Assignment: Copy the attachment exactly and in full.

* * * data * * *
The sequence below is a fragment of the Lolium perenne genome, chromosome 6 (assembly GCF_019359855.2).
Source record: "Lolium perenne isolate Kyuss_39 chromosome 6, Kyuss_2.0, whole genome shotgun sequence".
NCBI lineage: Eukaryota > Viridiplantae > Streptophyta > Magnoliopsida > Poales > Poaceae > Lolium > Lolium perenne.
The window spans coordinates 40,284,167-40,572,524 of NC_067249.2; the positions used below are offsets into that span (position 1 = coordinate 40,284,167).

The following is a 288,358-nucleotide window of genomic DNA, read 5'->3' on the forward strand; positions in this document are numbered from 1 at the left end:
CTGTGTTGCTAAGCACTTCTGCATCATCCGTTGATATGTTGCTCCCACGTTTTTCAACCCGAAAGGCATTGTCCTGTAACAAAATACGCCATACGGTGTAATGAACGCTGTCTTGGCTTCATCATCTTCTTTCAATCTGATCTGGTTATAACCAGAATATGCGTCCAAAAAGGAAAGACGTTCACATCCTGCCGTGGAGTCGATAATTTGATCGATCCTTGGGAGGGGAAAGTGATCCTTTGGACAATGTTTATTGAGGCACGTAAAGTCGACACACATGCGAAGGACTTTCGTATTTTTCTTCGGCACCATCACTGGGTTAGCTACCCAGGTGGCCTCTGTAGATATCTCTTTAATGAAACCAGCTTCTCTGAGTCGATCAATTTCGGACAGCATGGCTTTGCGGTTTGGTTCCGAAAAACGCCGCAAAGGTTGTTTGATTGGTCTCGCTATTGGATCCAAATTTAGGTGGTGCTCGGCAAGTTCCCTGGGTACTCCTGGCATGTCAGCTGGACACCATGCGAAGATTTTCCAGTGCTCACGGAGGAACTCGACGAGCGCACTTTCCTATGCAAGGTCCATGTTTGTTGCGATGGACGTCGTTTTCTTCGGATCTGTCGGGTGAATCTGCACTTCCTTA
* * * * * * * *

The sequence below is a fragment of the Lolium perenne genome, chromosome 6 (assembly GCF_019359855.2).
Source record: "Lolium perenne isolate Kyuss_39 chromosome 6, Kyuss_2.0, whole genome shotgun sequence".
NCBI lineage: Eukaryota > Viridiplantae > Streptophyta > Magnoliopsida > Poales > Poaceae > Lolium > Lolium perenne.
The window spans coordinates 40,284,167-40,572,524 of NC_067249.2; the positions used below are offsets into that span (position 1 = coordinate 40,284,167).

The following is a 288,358-nucleotide window of genomic DNA, read 5'->3' on the forward strand; positions in this document are numbered from 1 at the left end:
CTGTGTTGCTAAGCACTTCTGCATCATCCGTTGATATGTTGCTCCCACGTTTTTCAACCCGAAAGGCATTGTCCTGTAACAAAATACGCCATACGGTGTAATGAACGCTGTCTTGGCTTCATCATCTTCTTTCAATCTGATCTGGTTATAACCAGAATATGCGTCCAAAAAGGAAAGACGTTCACATCCTGCCGTGGAGTCGATAATTTGATCGATCCTTGGGAGGGGAAAGTGATCCTTTGGACAATGTTTATTGAGGCACGTAAAGTCGACACACATGCGAAGGACTTTCGTATTTTTCTTCGGCACCATCACTGGGTTAGCTACCCAGGTGGCCTCTGTAGATATCTCTTTAATGAAACCAGCTTCTCTGAGTCGATCAATTTCGGACAGCATGGCTTTGCGGTTTGGTTCCGAAAAACGCCGCAAAGGTTGTTTGATTGGTCTCGCTATTGGATCCAAATTTAGGTGGTGCTCGGCAAGTTCCCTGGGTACTCCTGGCATGTCAGCTGGACACCATGCGAAGATTTTCCAGTGCTCACGGAGGAACTCGACGAGCGCACTTTCCTATGCAAGGTCCATGTTTGTTGCGATGGACGTCGTTTTCTTCGGATCTGTCGGGTGAATCTGCACTTCCTTA